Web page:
Once he has gotten rid of the evil Leftist view, which was as far as I am able to understand, with my limited knowledge, a version of Marx's "labor theory of value" that overlooked the function of abstraction (which is a difficult topic perhaps, but it's there) he then proceeds -- clumsily and provisionally -- to float an incredible (but interesting because Limbaugh is relatively genuine, or honest) apparition of things -- an incredible version of reality.

Value now becomes valorized as trade value rather than real value, or rather, Marx's labor-oriented value, this because he applies on his own side the Marxist function of abstraction which is something he'd left out in his haste to get rid of the Marxists. The Limbaugh sort of kosher value now consists in "whatever someone will pay you for it." But it is infinitely stretchable, basically. This seems to be where Limbaugh landed. Because he then says that he might hire someone, which, he explains, is for something he does not have time for himself (since he is busy mis-quoting Marx and making gobs of dough) and he will pay this other partner, which is to say trader or trade partner or the other partner in trade relationships "say, $100,000." But the imprecision or stretchability of this concept is exactly the element of Marx that he'd just left out from Marx, that of abstraction. I think it is probably waht they call "alientated" labor. So Limbaugh re-iterates exactly what Marx said; but on his side.

Any product, in this world of Limbaugh's, can be valued at any level; that same task that he just paid $100,000 for might be worth, say, minimum wage to somebody else in some other position. "Or less!" That's what he said. That, he says, is why persons with the "salary" type of job cannot make more than say $50,000 generally speaking (probably not more than $250,000). Anything higher is going to be paid out by the "entrepreneurial" part of the world, which I would think is more or less like the idea world or creative world. The one Limbaugh occupies. I won't say "abstraction" again. It is all too obvious and easy. The slightly more abstract world is going to be "ideas." What is the creative world of ideas? I don't know, but this too, is right there in the evil Left. Marx always obsessed on Hegel as too much with the "Idea" and not enough with the "material." So, as said, the Limbaugh world is a new, supposedly better one, where value is infinitely expandable or indefinite. This is now acceptable, but as Mr. Limbaugh's idea. And to go to the "other" side, what the worth of things is not is that "other," enemy idea that value is based on the labor it takes to make the product --- or something. Something. Something those silly "Left" people believe.

No, value is infinitely expansive. Like a dirgible. Like R. L.'s belly. Like a Led Zeppelin. (And that, as we have shown already, is simply what Marx didsay.) So: a big Thank You to Rush, I guess.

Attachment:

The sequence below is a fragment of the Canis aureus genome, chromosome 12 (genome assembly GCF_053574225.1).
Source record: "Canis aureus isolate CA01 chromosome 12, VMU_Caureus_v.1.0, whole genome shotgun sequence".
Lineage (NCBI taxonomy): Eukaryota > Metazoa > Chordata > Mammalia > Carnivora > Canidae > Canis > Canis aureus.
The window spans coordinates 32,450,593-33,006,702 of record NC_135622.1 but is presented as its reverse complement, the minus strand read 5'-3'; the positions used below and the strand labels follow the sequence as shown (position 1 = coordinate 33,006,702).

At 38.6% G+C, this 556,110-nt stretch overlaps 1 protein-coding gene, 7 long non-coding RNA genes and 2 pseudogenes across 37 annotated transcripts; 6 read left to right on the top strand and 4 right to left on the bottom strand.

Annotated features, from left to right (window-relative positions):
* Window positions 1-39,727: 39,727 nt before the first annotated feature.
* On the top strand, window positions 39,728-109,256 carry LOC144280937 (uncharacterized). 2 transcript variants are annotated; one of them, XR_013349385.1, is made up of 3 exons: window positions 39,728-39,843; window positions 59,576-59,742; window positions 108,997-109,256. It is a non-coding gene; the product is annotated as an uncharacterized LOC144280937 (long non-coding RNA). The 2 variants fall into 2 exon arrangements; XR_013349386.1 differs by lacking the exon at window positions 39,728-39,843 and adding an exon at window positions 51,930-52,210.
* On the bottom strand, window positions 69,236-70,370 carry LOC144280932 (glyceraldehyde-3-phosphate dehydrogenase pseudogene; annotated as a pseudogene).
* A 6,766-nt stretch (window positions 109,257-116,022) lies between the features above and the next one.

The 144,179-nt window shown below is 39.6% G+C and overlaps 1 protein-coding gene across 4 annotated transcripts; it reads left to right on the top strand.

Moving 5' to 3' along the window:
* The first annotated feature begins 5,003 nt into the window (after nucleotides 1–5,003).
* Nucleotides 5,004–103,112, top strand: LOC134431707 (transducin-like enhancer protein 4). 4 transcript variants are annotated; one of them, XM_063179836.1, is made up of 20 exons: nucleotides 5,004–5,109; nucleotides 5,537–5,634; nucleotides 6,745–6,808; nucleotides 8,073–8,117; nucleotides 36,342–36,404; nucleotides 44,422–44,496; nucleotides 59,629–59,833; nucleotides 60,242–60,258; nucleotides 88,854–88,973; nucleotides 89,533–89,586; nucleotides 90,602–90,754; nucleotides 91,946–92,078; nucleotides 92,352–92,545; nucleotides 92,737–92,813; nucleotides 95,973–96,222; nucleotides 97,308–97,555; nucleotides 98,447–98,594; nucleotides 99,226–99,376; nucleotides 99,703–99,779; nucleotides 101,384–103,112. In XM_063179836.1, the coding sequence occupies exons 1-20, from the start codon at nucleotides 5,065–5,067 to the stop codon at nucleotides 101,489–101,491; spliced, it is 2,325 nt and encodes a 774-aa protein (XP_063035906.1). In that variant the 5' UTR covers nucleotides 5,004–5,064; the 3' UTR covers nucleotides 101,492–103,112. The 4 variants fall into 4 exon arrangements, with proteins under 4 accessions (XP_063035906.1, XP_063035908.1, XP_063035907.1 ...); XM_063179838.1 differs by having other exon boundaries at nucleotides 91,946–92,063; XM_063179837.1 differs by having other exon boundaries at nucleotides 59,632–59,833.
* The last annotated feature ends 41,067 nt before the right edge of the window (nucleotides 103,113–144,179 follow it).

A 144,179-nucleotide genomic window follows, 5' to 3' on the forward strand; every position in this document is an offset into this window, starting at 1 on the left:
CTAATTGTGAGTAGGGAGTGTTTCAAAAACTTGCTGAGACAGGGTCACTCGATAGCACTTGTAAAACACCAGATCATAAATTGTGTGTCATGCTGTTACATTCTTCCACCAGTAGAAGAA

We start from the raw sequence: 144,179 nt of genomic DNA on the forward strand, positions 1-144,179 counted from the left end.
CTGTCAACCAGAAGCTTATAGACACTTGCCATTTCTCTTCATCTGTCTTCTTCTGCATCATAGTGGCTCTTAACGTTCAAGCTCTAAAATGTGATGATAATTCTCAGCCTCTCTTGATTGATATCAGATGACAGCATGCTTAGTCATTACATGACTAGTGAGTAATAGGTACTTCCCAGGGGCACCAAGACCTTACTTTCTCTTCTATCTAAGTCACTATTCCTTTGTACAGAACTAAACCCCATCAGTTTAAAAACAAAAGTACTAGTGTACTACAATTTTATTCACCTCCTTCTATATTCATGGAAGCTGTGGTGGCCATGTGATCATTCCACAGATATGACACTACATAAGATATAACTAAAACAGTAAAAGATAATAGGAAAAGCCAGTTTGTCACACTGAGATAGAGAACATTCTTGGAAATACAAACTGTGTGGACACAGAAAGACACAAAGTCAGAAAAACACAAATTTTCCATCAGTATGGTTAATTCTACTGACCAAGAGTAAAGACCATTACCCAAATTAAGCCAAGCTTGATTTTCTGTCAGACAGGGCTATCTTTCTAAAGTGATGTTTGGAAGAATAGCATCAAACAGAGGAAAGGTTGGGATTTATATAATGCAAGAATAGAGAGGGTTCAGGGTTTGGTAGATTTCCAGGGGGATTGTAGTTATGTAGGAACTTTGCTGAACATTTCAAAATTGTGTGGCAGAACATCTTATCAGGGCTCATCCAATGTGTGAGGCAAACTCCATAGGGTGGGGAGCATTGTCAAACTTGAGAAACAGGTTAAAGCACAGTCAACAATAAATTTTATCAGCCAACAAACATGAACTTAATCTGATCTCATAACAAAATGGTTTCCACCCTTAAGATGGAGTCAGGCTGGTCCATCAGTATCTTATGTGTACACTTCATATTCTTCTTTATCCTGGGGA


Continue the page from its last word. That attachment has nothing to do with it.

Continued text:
But this creates quite an interesting universe, one in which slave labor on the African cacao plantations is fairly valued at, or "worth" the harming of the little slave children...because Hershy's or Godiva bars are "worth" 60 cents each (or whatever!) because, I reckin, that is what buyers are, Um, "willing" to pay. And so forth. How else do you value all those hundreds, and thousands, and hundreds of thousands (and millions) of sweatshop workers and plantation workers are not "worth" any price other than the parsimonious wages set on the international market because.... that's capitalism. But this is not capitalism, not at all. It unregulated and insane capitalism. That's the point, here.

Because..."that's capitalism"? "That's life," maybe? In this lovely, cigar-puffin' drug-addicted pot-bellied world, where 30,000 babies die every day. Tanks, Rush. Baby, you were great the other day, really.

Thursday, March 5, 2009

Be Nice

Things can help that dont help ........ and this works in the same surprising way that "markets" sometimes turn out to be helpful,

even if they are swimming in shit and evil themselves! In other words lobbyists are from most points of view just extremely and intuitively horrid and objectionable: the lowest members of the human race, really. They are opportunistic; they disrespect democracy; they look for the quickest path to a dollar bill. And yet --- after doing all kinds of harm they could also do you some good. It is, at any rate, possible. If you were drowning, would you accept a life preserver thrown by a lobbyist? Yet he is no less a lobbyist, isn't he? Which behavior can be described as ghastly? The selling out of democracy for politics is ghastly; let's make no bones about it: let us just say it and get it over with. The second from the top at Countrywide (which seems to be a phenomenon of same kind, although who am I to say...) is now making more - yet more - dough; this time doing good (and well) by taking advantage of this crash that we have supposedly had.

But what I want to ask is: Was it a "crash" for him? No. I guess not. Just like
it was not a market crash if you were, as they say, "short." (This is when one supposedly sells a parcel of stock on behalf of someone else without telling the person you are going to do it and then plays the stock as if one had not sold it) That doesn't make reality right, but it arguably does make you right. Where does that leave us. It leaves us with this...

One may express one's social existence in terms of using and exploring capitalism ---this view is an alternative to 'mere' anti-capitalism.

There's something to be learned there; and I'll just leave it at that.

A Personal Story

It seems like the world now likes little personal things,
and that's what blogs are "really" for --- if there's anything
real about this. So I will post a personal story myself, without
being egotistical. Let's try to do a short personal entry. Yeah
Right. Just like the Pros.
I brought my work to a "real" legitimate publisher: not
exactly free-market stuff but a scholarly university press
type environment and I met a nice guy who offered to read
my prototype "book" which he called "proposal."
Of course there's always a lag but even if it took him quite
a while he did get back to me about it. It was actually very
helpful, perhaps surprisingly. So, in this way, I am trying to
reach out. Reaching out is not so easy. I do see the
reams of economics books that come out, but I do not have a "real"
understanding of the way the whole "business" fits together.
I do my work at the state universities. I see all this stuff.
In other words, I am trying to become more professional.
(although I hate the sentence I just wrote).